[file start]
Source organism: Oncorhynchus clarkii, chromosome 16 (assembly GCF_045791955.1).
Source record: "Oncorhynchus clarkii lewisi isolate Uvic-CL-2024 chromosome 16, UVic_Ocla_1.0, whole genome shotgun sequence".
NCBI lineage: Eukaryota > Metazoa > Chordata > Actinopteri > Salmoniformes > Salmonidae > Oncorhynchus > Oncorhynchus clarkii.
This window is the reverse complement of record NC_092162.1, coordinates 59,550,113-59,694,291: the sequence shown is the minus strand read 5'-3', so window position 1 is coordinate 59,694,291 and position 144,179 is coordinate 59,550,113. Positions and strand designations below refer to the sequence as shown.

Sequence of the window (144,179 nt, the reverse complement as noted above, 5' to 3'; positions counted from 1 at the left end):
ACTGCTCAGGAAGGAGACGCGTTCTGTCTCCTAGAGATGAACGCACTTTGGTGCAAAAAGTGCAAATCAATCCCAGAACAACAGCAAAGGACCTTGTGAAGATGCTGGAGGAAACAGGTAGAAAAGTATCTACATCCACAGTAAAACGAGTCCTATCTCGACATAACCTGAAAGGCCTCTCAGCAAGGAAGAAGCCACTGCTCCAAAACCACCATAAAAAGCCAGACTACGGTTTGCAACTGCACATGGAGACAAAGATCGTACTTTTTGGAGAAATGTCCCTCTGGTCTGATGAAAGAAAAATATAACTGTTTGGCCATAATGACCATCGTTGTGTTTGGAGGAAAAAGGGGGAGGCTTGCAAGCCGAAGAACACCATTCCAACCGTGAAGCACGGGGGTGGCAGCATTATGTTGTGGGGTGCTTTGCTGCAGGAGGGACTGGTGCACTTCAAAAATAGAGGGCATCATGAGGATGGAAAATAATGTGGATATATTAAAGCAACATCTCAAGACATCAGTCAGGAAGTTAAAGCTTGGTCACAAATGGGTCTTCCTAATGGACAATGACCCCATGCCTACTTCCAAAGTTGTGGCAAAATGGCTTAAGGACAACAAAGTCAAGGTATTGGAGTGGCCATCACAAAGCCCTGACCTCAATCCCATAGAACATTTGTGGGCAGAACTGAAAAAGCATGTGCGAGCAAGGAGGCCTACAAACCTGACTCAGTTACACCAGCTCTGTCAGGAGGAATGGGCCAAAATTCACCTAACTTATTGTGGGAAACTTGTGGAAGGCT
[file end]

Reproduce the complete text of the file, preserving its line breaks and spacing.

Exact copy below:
Source organism: Oncorhynchus clarkii, chromosome 16 (assembly GCF_045791955.1).
Source record: "Oncorhynchus clarkii lewisi isolate Uvic-CL-2024 chromosome 16, UVic_Ocla_1.0, whole genome shotgun sequence".
NCBI lineage: Eukaryota > Metazoa > Chordata > Actinopteri > Salmoniformes > Salmonidae > Oncorhynchus > Oncorhynchus clarkii.
This window is the reverse complement of record NC_092162.1, coordinates 59,550,113-59,694,291: the sequence shown is the minus strand read 5'-3', so window position 1 is coordinate 59,694,291 and position 144,179 is coordinate 59,550,113. Positions and strand designations below refer to the sequence as shown.

Sequence of the window (144,179 nt, the reverse complement as noted above, 5' to 3'; positions counted from 1 at the left end):
ACTGCTCAGGAAGGAGACGCGTTCTGTCTCCTAGAGATGAACGCACTTTGGTGCAAAAAGTGCAAATCAATCCCAGAACAACAGCAAAGGACCTTGTGAAGATGCTGGAGGAAACAGGTAGAAAAGTATCTACATCCACAGTAAAACGAGTCCTATCTCGACATAACCTGAAAGGCCTCTCAGCAAGGAAGAAGCCACTGCTCCAAAACCACCATAAAAAGCCAGACTACGGTTTGCAACTGCACATGGAGACAAAGATCGTACTTTTTGGAGAAATGTCCCTCTGGTCTGATGAAAGAAAAATATAACTGTTTGGCCATAATGACCATCGTTGTGTTTGGAGGAAAAAGGGGGAGGCTTGCAAGCCGAAGAACACCATTCCAACCGTGAAGCACGGGGGTGGCAGCATTATGTTGTGGGGTGCTTTGCTGCAGGAGGGACTGGTGCACTTCAAAAATAGAGGGCATCATGAGGATGGAAAATAATGTGGATATATTAAAGCAACATCTCAAGACATCAGTCAGGAAGTTAAAGCTTGGTCACAAATGGGTCTTCCTAATGGACAATGACCCCATGCCTACTTCCAAAGTTGTGGCAAAATGGCTTAAGGACAACAAAGTCAAGGTATTGGAGTGGCCATCACAAAGCCCTGACCTCAATCCCATAGAACATTTGTGGGCAGAACTGAAAAAGCATGTGCGAGCAAGGAGGCCTACAAACCTGACTCAGTTACACCAGCTCTGTCAGGAGGAATGGGCCAAAATTCACCTAACTTATTGTGGGAAACTTGTGGAAGGCT